Soon we see that Alvin intends more than a brotherly visit. He refuses proffered transportation along the way because he wants to suffer the hardships of this journey; it is a penance, an expiation of past misjudgments. This journey is a gift that he is fashioning for his brother, as a craftsman might finish a fine object, which he wants to present to Lyle by the very fact of his arrival on this snail-paced lawn-mower; so he must make this trip alone, this trip that at first looks ludicrous and cranky but that soon seems a spiritual pilgrimage.

Every detail in the film is perfect. Something that is often overlooked in pictures about rural America is carefully tended here: the people’s accents. I’m not able to say that they all speak like Midwesterners, but they all sound credible as country people, and every role, no matter how small, from the dealer who sells Alvin the new lawn mower he needs (Everett McGill) to another old man with whom he exchanges grim war memories (Wiley Harker)—every role is put in place like a small gem in a crown. Harry Dean Stanton, who has perhaps two minutes onscreen at the end as Lyle, is, in a grateful word, fulfilling. Sissy Spacek gives Alvin’s daughter warmth and the requisite secret scars.

But all these excellences would come to little without Richard Farnsworth. Born in the same year as Alvin, wrinkled and skinny and white-bearded, quiet yet dogged, Farnsworth performs a miracle. He has been knocking around in films for at least forty years, has been everything from a stunt man to an extra to a minor supporting player, and has sometimes had prominent parts in the Wilford Brimley vein, the by-cracky likable old hick. Here, no doubt aided by Lynch, Farnsworth understands his role as the one toward which his whole life has been winding, as if he were stepping into a better reincarnation of himself. It won’t suffice to say that he never makes a false move: the highest compliment I can pay is that he made me think of the great Victor Sjöström in his last role, in Bergman’s Wild Strawberries. Sjöström played an old professor journeying to a univer­sity town to receive an honorary degree, revisiting his life along the way—a valedictory performance by an important figure in film history. Farnsworth, arriving from a quite different past, places Alvin in the same company as Sjöström’s professor, an archetypal portrayal of an old man near the end. Farnsworth’s voice lingers in the mind. At one point a young man asks Alvin, in a friendly way, what the worst part is about getting old. Alvin says: “The worst part is rememberin’ when you was young.”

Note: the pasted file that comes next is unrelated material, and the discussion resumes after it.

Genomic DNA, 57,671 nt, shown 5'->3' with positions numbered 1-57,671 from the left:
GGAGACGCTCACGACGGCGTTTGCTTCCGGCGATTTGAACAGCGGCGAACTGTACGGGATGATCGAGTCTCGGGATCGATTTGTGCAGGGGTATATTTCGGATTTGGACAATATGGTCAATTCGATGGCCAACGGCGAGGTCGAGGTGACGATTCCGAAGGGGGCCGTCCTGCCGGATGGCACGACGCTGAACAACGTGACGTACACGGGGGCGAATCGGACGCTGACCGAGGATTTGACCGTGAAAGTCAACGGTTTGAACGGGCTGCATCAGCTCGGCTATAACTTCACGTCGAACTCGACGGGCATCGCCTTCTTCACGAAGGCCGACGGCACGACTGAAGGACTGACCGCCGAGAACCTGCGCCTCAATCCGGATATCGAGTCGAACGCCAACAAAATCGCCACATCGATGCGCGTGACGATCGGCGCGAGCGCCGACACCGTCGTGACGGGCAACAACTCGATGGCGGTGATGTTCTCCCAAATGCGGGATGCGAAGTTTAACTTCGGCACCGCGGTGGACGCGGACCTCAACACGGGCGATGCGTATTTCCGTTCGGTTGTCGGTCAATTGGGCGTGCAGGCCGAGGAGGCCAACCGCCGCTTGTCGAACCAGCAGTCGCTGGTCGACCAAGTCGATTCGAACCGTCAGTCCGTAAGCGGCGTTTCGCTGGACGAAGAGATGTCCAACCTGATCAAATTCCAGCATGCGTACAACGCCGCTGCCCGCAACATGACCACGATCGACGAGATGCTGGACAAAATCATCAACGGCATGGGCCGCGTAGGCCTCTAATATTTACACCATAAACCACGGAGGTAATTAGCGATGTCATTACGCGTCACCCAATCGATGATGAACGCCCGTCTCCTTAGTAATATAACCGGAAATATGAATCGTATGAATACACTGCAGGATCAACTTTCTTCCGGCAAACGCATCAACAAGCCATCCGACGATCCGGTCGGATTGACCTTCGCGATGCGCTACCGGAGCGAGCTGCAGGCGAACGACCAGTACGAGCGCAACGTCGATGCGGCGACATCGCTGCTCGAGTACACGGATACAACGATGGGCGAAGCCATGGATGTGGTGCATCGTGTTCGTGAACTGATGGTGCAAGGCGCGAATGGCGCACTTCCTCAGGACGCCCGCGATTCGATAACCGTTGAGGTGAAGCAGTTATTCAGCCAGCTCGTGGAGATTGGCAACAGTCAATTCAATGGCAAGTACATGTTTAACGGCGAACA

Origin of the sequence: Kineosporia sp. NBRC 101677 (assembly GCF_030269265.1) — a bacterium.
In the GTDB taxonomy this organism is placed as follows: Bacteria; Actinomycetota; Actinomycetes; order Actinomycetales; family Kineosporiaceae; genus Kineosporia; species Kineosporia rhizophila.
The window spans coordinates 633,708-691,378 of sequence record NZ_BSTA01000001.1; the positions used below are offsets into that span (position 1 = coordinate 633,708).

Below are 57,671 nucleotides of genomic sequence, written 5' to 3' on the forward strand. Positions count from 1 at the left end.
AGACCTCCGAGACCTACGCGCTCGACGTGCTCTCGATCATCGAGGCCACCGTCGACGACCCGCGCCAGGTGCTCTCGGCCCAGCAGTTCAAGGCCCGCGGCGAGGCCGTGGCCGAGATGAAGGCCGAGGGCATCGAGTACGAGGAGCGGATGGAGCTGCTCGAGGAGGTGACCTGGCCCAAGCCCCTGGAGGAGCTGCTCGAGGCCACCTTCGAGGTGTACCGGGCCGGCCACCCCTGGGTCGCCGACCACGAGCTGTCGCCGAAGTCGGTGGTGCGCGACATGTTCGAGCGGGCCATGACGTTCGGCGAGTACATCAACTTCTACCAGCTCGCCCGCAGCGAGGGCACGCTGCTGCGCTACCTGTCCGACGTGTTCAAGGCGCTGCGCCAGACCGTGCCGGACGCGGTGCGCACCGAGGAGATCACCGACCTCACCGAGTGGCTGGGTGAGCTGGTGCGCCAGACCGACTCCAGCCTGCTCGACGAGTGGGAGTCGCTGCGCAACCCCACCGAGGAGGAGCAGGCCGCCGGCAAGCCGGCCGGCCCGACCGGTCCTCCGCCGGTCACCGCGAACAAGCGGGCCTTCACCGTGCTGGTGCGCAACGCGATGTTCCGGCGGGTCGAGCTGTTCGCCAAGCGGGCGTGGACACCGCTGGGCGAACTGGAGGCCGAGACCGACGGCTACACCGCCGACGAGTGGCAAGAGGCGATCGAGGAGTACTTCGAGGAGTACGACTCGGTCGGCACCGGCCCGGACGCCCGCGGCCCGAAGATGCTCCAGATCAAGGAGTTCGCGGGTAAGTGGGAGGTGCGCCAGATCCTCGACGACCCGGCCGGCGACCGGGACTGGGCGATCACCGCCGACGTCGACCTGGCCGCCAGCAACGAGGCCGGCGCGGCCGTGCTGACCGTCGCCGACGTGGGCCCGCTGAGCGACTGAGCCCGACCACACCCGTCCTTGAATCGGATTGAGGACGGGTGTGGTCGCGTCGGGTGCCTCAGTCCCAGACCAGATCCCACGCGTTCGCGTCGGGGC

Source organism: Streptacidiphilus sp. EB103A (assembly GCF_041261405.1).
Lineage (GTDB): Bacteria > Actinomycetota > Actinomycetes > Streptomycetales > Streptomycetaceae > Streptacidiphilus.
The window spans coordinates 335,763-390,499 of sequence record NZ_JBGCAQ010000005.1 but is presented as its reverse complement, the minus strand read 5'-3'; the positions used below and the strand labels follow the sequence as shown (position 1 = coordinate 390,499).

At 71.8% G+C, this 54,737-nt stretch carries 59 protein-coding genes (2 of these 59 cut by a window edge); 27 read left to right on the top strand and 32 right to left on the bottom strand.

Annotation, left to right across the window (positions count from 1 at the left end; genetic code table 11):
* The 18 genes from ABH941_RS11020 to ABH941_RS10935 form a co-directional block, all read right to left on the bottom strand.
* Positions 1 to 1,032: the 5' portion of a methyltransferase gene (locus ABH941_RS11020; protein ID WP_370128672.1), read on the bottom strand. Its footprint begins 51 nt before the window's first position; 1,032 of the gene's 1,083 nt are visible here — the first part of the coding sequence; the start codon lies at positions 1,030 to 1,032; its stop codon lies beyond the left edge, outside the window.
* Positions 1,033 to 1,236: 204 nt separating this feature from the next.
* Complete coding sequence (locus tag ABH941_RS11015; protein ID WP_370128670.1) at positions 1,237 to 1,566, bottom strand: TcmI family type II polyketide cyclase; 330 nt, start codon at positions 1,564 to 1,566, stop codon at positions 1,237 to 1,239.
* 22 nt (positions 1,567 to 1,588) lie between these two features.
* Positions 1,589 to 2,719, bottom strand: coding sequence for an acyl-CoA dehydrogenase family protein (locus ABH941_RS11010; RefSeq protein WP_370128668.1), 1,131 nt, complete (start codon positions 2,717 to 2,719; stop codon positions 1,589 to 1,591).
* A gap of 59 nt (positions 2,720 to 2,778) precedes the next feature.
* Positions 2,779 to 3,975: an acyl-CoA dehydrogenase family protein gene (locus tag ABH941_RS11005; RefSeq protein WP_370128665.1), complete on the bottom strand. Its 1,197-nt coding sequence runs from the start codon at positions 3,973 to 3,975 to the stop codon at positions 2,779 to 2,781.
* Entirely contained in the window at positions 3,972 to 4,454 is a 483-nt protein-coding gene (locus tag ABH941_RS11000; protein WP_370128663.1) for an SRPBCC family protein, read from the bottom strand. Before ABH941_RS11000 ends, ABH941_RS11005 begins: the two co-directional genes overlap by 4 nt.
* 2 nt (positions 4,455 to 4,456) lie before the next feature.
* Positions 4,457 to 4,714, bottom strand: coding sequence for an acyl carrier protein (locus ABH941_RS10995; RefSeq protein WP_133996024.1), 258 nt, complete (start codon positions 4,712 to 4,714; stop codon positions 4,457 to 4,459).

But The Straight Story goes past honesty. Without satire, with calm admiration, it presents a national self-image. Every country of which I have any knowledge has such a self-image. America likes to think of its ideal personification as a self-reliant, stubborn, humane yet taciturn, courageous loner—or at least someone who is willing to be alone if the situation demands it. (John Wayne, Gary Cooper, James Stewart.) Lynch’s film is bifocal: it treats Alvin with complete authenticity, yet it also sees his story as an ideal—senescent this time, yet essentially the cherished romance.

Congratulations to Lynch and Farnsworth and everyone who contributed to this extraordinary film.

The New Republic, November 15, 1999